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He shies away from claiming success despite the fact that his company is predicting 750 percent sales growth in 2002. The last company he founded was sold for USD450 million, and once again this entrepreneur looks to be on the verge of building a massively successful business. Network365 CEO Raomal Perera speaks to Matthew Clark about cash burn, 3G and the road ahead.
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Bondholder looks to liquidate Colt
Wednesday, October 09 2002
by John Cradden

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Colt Telecom has said that Highberry Limited, a UK hedge fund, has informed the company it is to begin proceedings that could force Colt into liquidation.

The UK-based hedge fund, which is affiliated with the Elliot Group in the US, has said it intends to petition a UK court to appoint an administrator to Colt Telecom. Highberry owns a large number of Colt corporate bonds and claims that Colt will not be able to repay or refinance its bonds when they become due between 2005 and 2009, thereby justifying the appointment of an administrator.

The UK telecommunications firm appeared to be taken aback by the action, and has strongly denied Highberry's claims, saying the accusations were "without foundation." Defending itself, Colt said it has STG1 billion in cash and no bank debts and expects to be free cash-flow positive during 2005. The company also said its earnings are growing and its capital expenditure requirement is reducing, as the construction of its core network is complete.

Chief Executive Steve Akin has said that the business fully expects to be able to repay the corporate bonds by the time they fall due. "The company is in excellent shape," he said.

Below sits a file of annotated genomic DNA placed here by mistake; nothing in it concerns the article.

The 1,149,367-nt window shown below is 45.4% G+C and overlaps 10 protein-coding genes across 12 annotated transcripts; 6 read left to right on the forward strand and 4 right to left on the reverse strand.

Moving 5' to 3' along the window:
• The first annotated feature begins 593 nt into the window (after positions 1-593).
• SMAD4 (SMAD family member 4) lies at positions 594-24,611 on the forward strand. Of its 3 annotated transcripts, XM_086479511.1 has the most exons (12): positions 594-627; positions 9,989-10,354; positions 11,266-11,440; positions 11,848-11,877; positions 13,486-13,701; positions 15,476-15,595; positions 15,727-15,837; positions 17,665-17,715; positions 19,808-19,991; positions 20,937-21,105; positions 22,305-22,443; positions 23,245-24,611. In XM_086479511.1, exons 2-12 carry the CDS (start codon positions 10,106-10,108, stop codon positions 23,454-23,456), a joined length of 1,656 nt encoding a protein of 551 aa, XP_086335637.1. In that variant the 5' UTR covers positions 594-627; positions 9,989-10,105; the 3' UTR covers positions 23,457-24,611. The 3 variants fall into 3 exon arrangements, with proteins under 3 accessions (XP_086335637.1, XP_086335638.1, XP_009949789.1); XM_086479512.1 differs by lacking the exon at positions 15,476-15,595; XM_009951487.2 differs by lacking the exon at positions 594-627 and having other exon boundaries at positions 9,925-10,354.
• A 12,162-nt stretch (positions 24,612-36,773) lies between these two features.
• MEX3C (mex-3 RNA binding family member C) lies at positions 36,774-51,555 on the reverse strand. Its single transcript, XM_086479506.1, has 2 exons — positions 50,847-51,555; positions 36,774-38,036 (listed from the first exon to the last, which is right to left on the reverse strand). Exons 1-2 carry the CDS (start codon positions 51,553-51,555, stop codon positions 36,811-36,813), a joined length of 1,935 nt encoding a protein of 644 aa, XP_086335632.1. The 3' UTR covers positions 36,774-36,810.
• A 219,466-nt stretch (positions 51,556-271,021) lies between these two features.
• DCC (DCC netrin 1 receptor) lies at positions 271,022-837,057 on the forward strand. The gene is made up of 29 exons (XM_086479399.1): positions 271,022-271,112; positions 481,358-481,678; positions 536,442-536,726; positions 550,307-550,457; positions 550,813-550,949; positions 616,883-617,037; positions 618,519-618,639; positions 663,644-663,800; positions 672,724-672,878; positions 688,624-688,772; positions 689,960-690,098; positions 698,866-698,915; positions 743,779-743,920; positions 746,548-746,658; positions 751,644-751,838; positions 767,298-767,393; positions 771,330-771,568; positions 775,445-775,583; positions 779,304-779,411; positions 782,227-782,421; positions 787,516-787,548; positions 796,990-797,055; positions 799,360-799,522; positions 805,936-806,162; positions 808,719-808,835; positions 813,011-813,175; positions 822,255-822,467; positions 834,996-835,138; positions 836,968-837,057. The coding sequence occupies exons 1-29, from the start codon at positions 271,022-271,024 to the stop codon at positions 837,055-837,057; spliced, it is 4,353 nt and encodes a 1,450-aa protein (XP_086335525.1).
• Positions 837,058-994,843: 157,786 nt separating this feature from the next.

Although Highberry has indicated its intention to approach a court with a view to petitioning for the appointment of an administrator, the hedge fund has so far not done so. If the action is taken, the judge will assess the evidence presented by Highberry and decide if an administrator appointment would be in the best interests of the company.

Last month, the company announced that it was to cut 800 jobs across its European operations, including Ireland, over the next 12 months in a bid to save STG40 million a year.

When those jobs were cut, the UK telecommunications firm updated its expectations for the quarter ending in September, saying it expects EBITDA (earnings before interest, tax, depreciation and amortisation) to improve to approximately STG17 million, compared with the STG14.7 million reported for the quarter ended 30 June. Turnover is expected to be at a "similar" level to the STG258.3 million reported for the quarter ended 30 June, Colt said, and it will increase by approximately 12 percent over the third quarter of 2001. Capital expenditure for the quarter is expected to be less than the STG111 million reported for the second quarter.

In Ireland, where the company employs some 40 people, the firm announced at the start of September that the newest phase in its 120km network in Dublin had been extended to western regions of the city and county. It "moth-balled" its Irish data centre earlier this year.

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